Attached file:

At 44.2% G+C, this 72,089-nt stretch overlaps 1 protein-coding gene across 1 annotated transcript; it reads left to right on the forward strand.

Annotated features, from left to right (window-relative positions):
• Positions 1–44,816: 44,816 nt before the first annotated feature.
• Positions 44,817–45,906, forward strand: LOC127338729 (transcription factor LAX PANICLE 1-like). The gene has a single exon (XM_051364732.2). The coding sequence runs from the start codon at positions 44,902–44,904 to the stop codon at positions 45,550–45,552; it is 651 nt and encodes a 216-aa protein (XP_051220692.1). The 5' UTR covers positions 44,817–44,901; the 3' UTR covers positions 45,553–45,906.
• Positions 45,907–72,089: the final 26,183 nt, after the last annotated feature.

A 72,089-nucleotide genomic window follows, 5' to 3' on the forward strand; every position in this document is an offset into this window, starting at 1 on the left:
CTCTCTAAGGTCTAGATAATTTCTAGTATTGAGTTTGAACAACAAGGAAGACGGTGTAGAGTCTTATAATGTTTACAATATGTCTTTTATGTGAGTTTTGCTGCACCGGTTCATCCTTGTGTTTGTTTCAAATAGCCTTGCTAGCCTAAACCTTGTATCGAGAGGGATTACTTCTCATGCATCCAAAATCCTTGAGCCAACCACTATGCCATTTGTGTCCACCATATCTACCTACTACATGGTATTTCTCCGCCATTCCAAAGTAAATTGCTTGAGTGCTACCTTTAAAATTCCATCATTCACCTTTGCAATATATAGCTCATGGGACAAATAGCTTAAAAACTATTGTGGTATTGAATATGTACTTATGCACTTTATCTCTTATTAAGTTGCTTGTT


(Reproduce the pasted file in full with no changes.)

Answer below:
At 44.2% G+C, this 72,089-nt stretch overlaps 1 protein-coding gene across 1 annotated transcript; it reads left to right on the forward strand.

Annotated features, from left to right (window-relative positions):
• Positions 1–44,816: 44,816 nt before the first annotated feature.
• Positions 44,817–45,906, forward strand: LOC127338729 (transcription factor LAX PANICLE 1-like). The gene has a single exon (XM_051364732.2). The coding sequence runs from the start codon at positions 44,902–44,904 to the stop codon at positions 45,550–45,552; it is 651 nt and encodes a 216-aa protein (XP_051220692.1). The 5' UTR covers positions 44,817–44,901; the 3' UTR covers positions 45,553–45,906.
• Positions 45,907–72,089: the final 26,183 nt, after the last annotated feature.

A 72,089-nucleotide genomic window follows, 5' to 3' on the forward strand; every position in this document is an offset into this window, starting at 1 on the left:
CTCTCTAAGGTCTAGATAATTTCTAGTATTGAGTTTGAACAACAAGGAAGACGGTGTAGAGTCTTATAATGTTTACAATATGTCTTTTATGTGAGTTTTGCTGCACCGGTTCATCCTTGTGTTTGTTTCAAATAGCCTTGCTAGCCTAAACCTTGTATCGAGAGGGATTACTTCTCATGCATCCAAAATCCTTGAGCCAACCACTATGCCATTTGTGTCCACCATATCTACCTACTACATGGTATTTCTCCGCCATTCCAAAGTAAATTGCTTGAGTGCTACCTTTAAAATTCCATCATTCACCTTTGCAATATATAGCTCATGGGACAAATAGCTTAAAAACTATTGTGGTATTGAATATGTACTTATGCACTTTATCTCTTATTAAGTTGCTTGTT